Film Review: 499

A conquistador

In the early sixteenth century, the event known as the Spanish conquest of the Aztec Empire took place with the invasion of (today’s) Mexico by the Southern European nation. Over a period of two years, the Spanish created a coalition of the Aztec’s enemies and waged war on the Mexica of Tenochtitlan (and their allies), ultimately defeating and largely destroying the dominant Mesoamerican society.  Marking the end of one of the continent’s most distinctive cultures.

Almost five hundred years later and Mexico is a country with myriad problems. There is widespread corruption and poverty, a violent and destructive drugs trade, torture and disappearances, human rights abuses and extrajudicial killings. Whilst the situation has got increasingly worse in a nation where armed groups sometimes hold sway, does the problem lay in its historic roots? 499 traces the violence back to colonisation.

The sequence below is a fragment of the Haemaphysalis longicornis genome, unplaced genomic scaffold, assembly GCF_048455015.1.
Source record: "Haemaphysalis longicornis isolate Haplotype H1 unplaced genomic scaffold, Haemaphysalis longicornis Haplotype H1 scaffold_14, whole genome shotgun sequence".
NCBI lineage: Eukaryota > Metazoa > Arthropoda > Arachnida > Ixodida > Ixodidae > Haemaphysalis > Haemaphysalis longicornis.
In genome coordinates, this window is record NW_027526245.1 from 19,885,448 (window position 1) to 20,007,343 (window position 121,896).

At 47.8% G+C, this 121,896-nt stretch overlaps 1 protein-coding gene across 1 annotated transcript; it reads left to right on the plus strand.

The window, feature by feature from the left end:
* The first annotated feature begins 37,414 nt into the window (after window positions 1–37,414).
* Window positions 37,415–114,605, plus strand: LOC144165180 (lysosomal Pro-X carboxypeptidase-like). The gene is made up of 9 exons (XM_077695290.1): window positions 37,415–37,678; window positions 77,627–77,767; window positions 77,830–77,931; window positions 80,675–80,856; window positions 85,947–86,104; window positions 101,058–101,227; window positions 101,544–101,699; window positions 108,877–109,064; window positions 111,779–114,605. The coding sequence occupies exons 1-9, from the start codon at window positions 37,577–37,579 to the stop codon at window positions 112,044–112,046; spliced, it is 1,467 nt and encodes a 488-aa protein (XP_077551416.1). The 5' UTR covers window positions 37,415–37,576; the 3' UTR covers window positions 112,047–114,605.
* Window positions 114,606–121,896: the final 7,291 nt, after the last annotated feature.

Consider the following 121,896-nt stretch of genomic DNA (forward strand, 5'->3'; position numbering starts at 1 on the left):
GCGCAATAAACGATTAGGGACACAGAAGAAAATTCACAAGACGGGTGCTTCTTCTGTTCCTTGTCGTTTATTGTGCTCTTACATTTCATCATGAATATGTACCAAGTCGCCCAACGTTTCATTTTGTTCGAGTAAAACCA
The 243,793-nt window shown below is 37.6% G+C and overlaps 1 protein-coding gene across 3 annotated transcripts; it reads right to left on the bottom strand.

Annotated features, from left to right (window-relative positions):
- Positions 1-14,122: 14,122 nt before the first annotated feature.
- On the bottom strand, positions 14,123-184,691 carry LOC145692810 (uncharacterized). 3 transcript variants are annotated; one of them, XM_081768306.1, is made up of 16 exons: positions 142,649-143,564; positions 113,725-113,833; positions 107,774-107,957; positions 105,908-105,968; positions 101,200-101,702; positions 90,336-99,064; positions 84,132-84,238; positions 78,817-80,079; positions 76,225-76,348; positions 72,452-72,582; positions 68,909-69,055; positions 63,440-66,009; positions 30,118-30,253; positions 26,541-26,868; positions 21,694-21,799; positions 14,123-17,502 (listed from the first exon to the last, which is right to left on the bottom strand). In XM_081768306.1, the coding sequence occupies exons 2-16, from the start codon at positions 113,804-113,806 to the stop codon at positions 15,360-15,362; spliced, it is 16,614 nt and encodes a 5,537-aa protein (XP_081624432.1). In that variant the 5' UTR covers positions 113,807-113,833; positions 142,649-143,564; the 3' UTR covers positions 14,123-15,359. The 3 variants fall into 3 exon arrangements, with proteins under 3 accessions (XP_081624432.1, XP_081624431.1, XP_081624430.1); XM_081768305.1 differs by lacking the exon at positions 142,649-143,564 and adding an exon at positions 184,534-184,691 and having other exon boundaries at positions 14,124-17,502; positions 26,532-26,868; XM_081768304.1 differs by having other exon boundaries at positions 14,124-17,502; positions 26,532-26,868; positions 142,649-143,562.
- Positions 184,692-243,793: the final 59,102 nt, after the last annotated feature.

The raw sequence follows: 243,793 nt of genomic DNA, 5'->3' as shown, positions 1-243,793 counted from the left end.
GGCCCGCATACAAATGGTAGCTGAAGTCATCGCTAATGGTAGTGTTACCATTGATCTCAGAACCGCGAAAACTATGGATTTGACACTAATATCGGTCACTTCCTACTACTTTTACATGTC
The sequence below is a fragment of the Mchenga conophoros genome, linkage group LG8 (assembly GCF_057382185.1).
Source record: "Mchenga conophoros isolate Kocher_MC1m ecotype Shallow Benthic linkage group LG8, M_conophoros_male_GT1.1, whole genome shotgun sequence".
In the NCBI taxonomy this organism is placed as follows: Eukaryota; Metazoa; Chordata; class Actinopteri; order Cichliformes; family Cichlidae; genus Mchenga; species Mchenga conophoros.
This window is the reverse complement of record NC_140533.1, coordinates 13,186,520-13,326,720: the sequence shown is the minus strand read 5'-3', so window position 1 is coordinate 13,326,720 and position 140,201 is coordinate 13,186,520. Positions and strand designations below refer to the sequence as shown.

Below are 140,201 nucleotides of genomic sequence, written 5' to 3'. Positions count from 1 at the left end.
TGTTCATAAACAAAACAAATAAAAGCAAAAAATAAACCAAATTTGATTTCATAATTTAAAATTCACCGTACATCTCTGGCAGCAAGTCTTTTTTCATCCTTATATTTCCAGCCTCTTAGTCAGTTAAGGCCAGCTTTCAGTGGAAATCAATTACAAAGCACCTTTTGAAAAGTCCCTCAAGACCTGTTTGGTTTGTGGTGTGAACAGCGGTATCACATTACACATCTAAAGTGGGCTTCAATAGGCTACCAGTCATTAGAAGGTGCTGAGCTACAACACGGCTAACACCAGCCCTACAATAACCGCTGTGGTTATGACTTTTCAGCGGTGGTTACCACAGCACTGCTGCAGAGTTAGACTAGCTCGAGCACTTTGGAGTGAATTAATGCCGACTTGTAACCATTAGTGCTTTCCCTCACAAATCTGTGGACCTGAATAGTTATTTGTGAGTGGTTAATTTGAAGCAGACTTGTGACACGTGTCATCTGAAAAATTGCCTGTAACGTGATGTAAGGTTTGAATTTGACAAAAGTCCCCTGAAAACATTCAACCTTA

499 mixes fact and performative fiction to analyse the current state of the country. Director Rodrigo Reyes recreates Hernán Cortés’ famous journey from Veracruz to the site of the current-day Mexico City. His conquistador (Eduardo San Juan Breña) speaks to victims of the failed war on drugs, listening to their stories and joining the dots through history. Bold and emotive, 499 is a powerful film which charts a history of violence through the eyes of those whose lives have been devastated by it.

499 opens in BAM Rose Cinemas in New York City on 20 August before opening wider.

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